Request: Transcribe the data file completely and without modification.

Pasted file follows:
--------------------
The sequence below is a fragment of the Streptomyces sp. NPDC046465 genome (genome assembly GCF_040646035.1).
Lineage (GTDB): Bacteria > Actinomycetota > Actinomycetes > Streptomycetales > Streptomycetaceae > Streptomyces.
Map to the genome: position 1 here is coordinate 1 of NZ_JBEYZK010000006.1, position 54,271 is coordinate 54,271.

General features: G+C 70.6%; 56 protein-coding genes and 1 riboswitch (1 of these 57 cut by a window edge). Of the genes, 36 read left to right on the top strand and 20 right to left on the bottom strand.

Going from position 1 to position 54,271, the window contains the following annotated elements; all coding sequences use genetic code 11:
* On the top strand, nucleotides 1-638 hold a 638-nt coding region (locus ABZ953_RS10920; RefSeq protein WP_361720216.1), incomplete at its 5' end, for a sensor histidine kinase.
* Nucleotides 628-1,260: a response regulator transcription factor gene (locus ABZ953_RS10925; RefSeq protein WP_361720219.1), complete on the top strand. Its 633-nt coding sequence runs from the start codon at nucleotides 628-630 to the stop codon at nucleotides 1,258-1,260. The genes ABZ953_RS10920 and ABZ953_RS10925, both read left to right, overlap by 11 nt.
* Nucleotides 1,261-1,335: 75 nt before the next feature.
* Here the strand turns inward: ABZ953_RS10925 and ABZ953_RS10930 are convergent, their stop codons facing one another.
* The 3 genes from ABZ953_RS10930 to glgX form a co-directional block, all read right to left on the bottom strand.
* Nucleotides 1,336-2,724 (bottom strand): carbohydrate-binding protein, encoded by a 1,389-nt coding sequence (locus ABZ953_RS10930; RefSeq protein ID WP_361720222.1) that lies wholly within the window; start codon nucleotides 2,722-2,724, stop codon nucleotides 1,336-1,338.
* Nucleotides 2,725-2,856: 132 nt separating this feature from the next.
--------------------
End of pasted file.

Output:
The sequence below is a fragment of the Streptomyces sp. NPDC046465 genome (genome assembly GCF_040646035.1).
Lineage (GTDB): Bacteria > Actinomycetota > Actinomycetes > Streptomycetales > Streptomycetaceae > Streptomyces.
Map to the genome: position 1 here is coordinate 1 of NZ_JBEYZK010000006.1, position 54,271 is coordinate 54,271.

General features: G+C 70.6%; 56 protein-coding genes and 1 riboswitch (1 of these 57 cut by a window edge). Of the genes, 36 read left to right on the top strand and 20 right to left on the bottom strand.

Going from position 1 to position 54,271, the window contains the following annotated elements; all coding sequences use genetic code 11:
* On the top strand, nucleotides 1-638 hold a 638-nt coding region (locus ABZ953_RS10920; RefSeq protein WP_361720216.1), incomplete at its 5' end, for a sensor histidine kinase.
* Nucleotides 628-1,260: a response regulator transcription factor gene (locus ABZ953_RS10925; RefSeq protein WP_361720219.1), complete on the top strand. Its 633-nt coding sequence runs from the start codon at nucleotides 628-630 to the stop codon at nucleotides 1,258-1,260. The genes ABZ953_RS10920 and ABZ953_RS10925, both read left to right, overlap by 11 nt.
* Nucleotides 1,261-1,335: 75 nt before the next feature.
* Here the strand turns inward: ABZ953_RS10925 and ABZ953_RS10930 are convergent, their stop codons facing one another.
* The 3 genes from ABZ953_RS10930 to glgX form a co-directional block, all read right to left on the bottom strand.
* Nucleotides 1,336-2,724 (bottom strand): carbohydrate-binding protein, encoded by a 1,389-nt coding sequence (locus ABZ953_RS10930; RefSeq protein ID WP_361720222.1) that lies wholly within the window; start codon nucleotides 2,722-2,724, stop codon nucleotides 1,336-1,338.
* Nucleotides 2,725-2,856: 132 nt separating this feature from the next.